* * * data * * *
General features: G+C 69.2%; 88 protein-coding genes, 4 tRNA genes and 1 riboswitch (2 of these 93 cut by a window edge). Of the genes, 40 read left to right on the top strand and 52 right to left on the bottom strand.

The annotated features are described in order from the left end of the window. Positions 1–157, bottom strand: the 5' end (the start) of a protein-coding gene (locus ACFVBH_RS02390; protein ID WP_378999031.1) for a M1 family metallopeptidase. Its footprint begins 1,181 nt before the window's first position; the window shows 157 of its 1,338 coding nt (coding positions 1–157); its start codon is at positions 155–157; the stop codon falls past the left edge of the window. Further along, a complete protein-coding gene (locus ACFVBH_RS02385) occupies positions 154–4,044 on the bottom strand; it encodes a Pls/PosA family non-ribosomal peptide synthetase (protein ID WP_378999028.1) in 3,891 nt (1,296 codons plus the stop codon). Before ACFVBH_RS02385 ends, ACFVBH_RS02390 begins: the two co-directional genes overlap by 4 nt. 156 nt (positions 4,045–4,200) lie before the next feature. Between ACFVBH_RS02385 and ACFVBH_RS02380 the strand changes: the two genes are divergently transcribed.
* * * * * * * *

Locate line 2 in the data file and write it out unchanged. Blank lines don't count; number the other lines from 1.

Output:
The annotated features are described in order from the left end of the window. Positions 1–157, bottom strand: the 5' end (the start) of a protein-coding gene (locus ACFVBH_RS02390; protein ID WP_378999031.1) for a M1 family metallopeptidase. Its footprint begins 1,181 nt before the window's first position; the window shows 157 of its 1,338 coding nt (coding positions 1–157); its start codon is at positions 155–157; the stop codon falls past the left edge of the window. Further along, a complete protein-coding gene (locus ACFVBH_RS02385) occupies positions 154–4,044 on the bottom strand; it encodes a Pls/PosA family non-ribosomal peptide synthetase (protein ID WP_378999028.1) in 3,891 nt (1,296 codons plus the stop codon). Before ACFVBH_RS02385 ends, ACFVBH_RS02390 begins: the two co-directional genes overlap by 4 nt. 156 nt (positions 4,045–4,200) lie before the next feature. Between ACFVBH_RS02385 and ACFVBH_RS02380 the strand changes: the two genes are divergently transcribed.